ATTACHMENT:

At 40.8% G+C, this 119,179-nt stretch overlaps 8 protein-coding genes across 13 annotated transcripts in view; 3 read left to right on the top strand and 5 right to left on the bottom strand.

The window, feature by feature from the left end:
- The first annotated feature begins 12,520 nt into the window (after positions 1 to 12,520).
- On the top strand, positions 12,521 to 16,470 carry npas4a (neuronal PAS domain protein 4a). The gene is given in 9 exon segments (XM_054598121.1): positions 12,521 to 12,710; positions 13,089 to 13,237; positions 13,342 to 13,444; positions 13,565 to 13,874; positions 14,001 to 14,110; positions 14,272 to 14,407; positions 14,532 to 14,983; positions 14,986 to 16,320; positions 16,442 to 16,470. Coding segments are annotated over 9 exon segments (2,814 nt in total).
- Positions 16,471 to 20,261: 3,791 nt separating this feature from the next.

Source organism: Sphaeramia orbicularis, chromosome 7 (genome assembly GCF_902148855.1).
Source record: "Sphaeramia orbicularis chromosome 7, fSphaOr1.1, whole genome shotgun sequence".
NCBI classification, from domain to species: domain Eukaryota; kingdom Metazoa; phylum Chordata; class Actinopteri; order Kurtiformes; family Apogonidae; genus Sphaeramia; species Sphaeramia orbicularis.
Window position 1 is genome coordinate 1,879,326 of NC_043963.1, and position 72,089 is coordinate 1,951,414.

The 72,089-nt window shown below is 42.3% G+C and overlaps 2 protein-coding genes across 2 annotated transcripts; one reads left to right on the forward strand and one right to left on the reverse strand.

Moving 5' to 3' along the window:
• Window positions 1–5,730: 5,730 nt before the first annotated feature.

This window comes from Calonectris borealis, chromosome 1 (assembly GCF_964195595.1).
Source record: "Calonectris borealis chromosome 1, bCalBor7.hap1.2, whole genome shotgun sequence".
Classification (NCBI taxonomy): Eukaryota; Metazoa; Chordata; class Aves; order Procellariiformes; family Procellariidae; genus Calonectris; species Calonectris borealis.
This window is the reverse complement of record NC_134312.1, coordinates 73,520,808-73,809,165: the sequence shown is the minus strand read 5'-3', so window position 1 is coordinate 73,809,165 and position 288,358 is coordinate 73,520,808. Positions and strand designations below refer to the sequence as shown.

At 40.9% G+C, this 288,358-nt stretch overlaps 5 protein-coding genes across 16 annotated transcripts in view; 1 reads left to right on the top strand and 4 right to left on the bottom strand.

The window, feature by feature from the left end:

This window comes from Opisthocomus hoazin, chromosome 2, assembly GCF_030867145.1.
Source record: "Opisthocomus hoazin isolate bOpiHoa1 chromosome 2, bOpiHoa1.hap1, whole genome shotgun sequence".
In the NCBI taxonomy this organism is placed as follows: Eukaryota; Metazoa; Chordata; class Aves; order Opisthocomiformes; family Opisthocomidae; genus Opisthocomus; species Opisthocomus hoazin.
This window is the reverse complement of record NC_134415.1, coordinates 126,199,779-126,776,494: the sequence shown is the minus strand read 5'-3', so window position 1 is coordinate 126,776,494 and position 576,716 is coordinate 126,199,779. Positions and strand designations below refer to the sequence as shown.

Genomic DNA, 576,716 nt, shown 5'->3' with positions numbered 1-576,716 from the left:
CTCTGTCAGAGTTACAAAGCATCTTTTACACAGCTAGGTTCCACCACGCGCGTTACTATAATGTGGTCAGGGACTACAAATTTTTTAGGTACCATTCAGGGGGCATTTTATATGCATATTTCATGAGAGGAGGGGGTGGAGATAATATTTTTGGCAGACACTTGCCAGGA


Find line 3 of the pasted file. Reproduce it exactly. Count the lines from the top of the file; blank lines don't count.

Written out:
- The first annotated feature begins 12,520 nt into the window (after positions 1 to 12,520).